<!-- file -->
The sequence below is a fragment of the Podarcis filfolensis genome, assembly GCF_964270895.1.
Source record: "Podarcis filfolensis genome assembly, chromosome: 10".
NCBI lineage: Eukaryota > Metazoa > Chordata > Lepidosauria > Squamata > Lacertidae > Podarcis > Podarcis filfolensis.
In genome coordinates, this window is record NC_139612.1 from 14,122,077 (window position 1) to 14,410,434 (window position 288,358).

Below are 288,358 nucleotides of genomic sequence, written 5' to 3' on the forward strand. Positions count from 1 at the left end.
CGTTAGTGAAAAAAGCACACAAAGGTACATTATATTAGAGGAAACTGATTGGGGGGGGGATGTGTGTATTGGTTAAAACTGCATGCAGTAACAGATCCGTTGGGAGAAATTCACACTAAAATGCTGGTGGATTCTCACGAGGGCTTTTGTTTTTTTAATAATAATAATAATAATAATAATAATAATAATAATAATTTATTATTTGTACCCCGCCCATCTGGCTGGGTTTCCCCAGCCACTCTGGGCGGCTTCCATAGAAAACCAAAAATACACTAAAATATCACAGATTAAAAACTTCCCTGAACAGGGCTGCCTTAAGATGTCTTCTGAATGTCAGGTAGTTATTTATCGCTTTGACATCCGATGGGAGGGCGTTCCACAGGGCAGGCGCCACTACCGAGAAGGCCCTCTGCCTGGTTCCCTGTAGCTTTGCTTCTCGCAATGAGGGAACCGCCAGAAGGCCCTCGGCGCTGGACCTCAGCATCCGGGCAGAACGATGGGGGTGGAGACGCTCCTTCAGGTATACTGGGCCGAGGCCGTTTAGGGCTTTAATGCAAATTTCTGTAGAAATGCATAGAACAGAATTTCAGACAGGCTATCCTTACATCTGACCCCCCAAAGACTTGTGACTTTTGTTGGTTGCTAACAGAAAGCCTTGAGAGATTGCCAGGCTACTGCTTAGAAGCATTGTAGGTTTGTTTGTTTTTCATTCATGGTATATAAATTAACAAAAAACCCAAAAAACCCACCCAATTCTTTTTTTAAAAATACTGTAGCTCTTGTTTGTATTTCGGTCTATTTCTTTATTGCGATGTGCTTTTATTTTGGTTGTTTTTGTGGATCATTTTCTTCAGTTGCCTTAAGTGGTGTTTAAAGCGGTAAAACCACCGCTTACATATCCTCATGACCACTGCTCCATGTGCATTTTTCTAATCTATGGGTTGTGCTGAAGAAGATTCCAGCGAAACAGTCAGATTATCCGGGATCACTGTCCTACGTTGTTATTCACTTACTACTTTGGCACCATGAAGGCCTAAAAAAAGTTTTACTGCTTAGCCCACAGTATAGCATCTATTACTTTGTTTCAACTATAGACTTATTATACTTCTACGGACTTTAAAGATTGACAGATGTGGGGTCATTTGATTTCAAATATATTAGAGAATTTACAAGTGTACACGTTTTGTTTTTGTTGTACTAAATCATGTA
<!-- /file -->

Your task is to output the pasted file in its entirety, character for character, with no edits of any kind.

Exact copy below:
The sequence below is a fragment of the Podarcis filfolensis genome, assembly GCF_964270895.1.
Source record: "Podarcis filfolensis genome assembly, chromosome: 10".
NCBI lineage: Eukaryota > Metazoa > Chordata > Lepidosauria > Squamata > Lacertidae > Podarcis > Podarcis filfolensis.
In genome coordinates, this window is record NC_139612.1 from 14,122,077 (window position 1) to 14,410,434 (window position 288,358).

Below are 288,358 nucleotides of genomic sequence, written 5' to 3' on the forward strand. Positions count from 1 at the left end.
CGTTAGTGAAAAAAGCACACAAAGGTACATTATATTAGAGGAAACTGATTGGGGGGGGGATGTGTGTATTGGTTAAAACTGCATGCAGTAACAGATCCGTTGGGAGAAATTCACACTAAAATGCTGGTGGATTCTCACGAGGGCTTTTGTTTTTTTAATAATAATAATAATAATAATAATAATAATAATAATAATTTATTATTTGTACCCCGCCCATCTGGCTGGGTTTCCCCAGCCACTCTGGGCGGCTTCCATAGAAAACCAAAAATACACTAAAATATCACAGATTAAAAACTTCCCTGAACAGGGCTGCCTTAAGATGTCTTCTGAATGTCAGGTAGTTATTTATCGCTTTGACATCCGATGGGAGGGCGTTCCACAGGGCAGGCGCCACTACCGAGAAGGCCCTCTGCCTGGTTCCCTGTAGCTTTGCTTCTCGCAATGAGGGAACCGCCAGAAGGCCCTCGGCGCTGGACCTCAGCATCCGGGCAGAACGATGGGGGTGGAGACGCTCCTTCAGGTATACTGGGCCGAGGCCGTTTAGGGCTTTAATGCAAATTTCTGTAGAAATGCATAGAACAGAATTTCAGACAGGCTATCCTTACATCTGACCCCCCAAAGACTTGTGACTTTTGTTGGTTGCTAACAGAAAGCCTTGAGAGATTGCCAGGCTACTGCTTAGAAGCATTGTAGGTTTGTTTGTTTTTCATTCATGGTATATAAATTAACAAAAAACCCAAAAAACCCACCCAATTCTTTTTTTAAAAATACTGTAGCTCTTGTTTGTATTTCGGTCTATTTCTTTATTGCGATGTGCTTTTATTTTGGTTGTTTTTGTGGATCATTTTCTTCAGTTGCCTTAAGTGGTGTTTAAAGCGGTAAAACCACCGCTTACATATCCTCATGACCACTGCTCCATGTGCATTTTTCTAATCTATGGGTTGTGCTGAAGAAGATTCCAGCGAAACAGTCAGATTATCCGGGATCACTGTCCTACGTTGTTATTCACTTACTACTTTGGCACCATGAAGGCCTAAAAAAAGTTTTACTGCTTAGCCCACAGTATAGCATCTATTACTTTGTTTCAACTATAGACTTATTATACTTCTACGGACTTTAAAGATTGACAGATGTGGGGTCATTTGATTTCAAATATATTAGAGAATTTACAAGTGTACACGTTTTGTTTTTGTTGTACTAAATCATGTA